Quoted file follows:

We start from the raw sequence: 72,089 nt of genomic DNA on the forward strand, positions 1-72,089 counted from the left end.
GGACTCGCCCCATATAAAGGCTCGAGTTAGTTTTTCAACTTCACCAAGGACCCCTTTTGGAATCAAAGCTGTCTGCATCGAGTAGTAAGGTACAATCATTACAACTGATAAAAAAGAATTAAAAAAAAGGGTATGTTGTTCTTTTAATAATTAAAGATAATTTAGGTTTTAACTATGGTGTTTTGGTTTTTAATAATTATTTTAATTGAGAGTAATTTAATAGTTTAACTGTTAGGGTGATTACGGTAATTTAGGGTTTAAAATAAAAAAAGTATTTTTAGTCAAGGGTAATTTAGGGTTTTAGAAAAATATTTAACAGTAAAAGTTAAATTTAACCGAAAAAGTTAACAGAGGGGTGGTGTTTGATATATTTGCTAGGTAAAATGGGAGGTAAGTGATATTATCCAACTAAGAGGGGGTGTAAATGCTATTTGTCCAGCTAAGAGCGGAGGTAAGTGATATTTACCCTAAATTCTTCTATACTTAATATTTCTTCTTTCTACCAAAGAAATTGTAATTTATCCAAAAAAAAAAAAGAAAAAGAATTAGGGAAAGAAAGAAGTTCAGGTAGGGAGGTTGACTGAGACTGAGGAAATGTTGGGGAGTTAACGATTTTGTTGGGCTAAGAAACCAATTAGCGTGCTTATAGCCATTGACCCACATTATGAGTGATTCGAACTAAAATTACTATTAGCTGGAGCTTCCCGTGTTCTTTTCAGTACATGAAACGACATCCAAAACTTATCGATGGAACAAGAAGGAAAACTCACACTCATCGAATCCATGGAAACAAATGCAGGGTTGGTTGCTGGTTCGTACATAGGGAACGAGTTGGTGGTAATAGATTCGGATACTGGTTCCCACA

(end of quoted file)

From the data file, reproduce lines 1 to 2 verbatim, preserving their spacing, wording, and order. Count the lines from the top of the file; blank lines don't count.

We start from the raw sequence: 72,089 nt of genomic DNA on the forward strand, positions 1-72,089 counted from the left end.
GGACTCGCCCCATATAAAGGCTCGAGTTAGTTTTTCAACTTCACCAAGGACCCCTTTTGGAATCAAAGCTGTCTGCATCGAGTAGTAAGGTACAATCATTACAACTGATAAAAAAGAATTAAAAAAAAGGGTATGTTGTTCTTTTAATAATTAAAGATAATTTAGGTTTTAACTATGGTGTTTTGGTTTTTAATAATTATTTTAATTGAGAGTAATTTAATAGTTTAACTGTTAGGGTGATTACGGTAATTTAGGGTTTAAAATAAAAAAAGTATTTTTAGTCAAGGGTAATTTAGGGTTTTAGAAAAATATTTAACAGTAAAAGTTAAATTTAACCGAAAAAGTTAACAGAGGGGTGGTGTTTGATATATTTGCTAGGTAAAATGGGAGGTAAGTGATATTATCCAACTAAGAGGGGGTGTAAATGCTATTTGTCCAGCTAAGAGCGGAGGTAAGTGATATTTACCCTAAATTCTTCTATACTTAATATTTCTTCTTTCTACCAAAGAAATTGTAATTTATCCAAAAAAAAAAAAGAAAAAGAATTAGGGAAAGAAAGAAGTTCAGGTAGGGAGGTTGACTGAGACTGAGGAAATGTTGGGGAGTTAACGATTTTGTTGGGCTAAGAAACCAATTAGCGTGCTTATAGCCATTGACCCACATTATGAGTGATTCGAACTAAAATTACTATTAGCTGGAGCTTCCCGTGTTCTTTTCAGTACATGAAACGACATCCAAAACTTATCGATGGAACAAGAAGGAAAACTCACACTCATCGAATCCATGGAAACAAATGCAGGGTTGGTTGCTGGTTCGTACATAGGGAACGAGTTGGTGGTAATAGATTCGGATACTGGTTCCCACA